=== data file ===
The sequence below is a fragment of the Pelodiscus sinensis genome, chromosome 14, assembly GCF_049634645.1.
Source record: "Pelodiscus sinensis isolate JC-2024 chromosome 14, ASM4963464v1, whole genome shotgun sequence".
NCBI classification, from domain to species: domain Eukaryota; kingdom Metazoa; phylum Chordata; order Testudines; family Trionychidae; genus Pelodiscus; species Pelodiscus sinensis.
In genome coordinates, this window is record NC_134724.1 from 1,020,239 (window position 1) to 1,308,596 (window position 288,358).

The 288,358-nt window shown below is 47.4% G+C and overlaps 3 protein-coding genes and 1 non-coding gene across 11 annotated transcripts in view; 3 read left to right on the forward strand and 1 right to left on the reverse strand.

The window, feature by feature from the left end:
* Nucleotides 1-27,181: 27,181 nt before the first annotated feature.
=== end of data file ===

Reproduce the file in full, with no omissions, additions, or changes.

The sequence below is a fragment of the Pelodiscus sinensis genome, chromosome 14, assembly GCF_049634645.1.
Source record: "Pelodiscus sinensis isolate JC-2024 chromosome 14, ASM4963464v1, whole genome shotgun sequence".
NCBI classification, from domain to species: domain Eukaryota; kingdom Metazoa; phylum Chordata; order Testudines; family Trionychidae; genus Pelodiscus; species Pelodiscus sinensis.
In genome coordinates, this window is record NC_134724.1 from 1,020,239 (window position 1) to 1,308,596 (window position 288,358).

The 288,358-nt window shown below is 47.4% G+C and overlaps 3 protein-coding genes and 1 non-coding gene across 11 annotated transcripts in view; 3 read left to right on the forward strand and 1 right to left on the reverse strand.

The window, feature by feature from the left end:
* Nucleotides 1-27,181: 27,181 nt before the first annotated feature.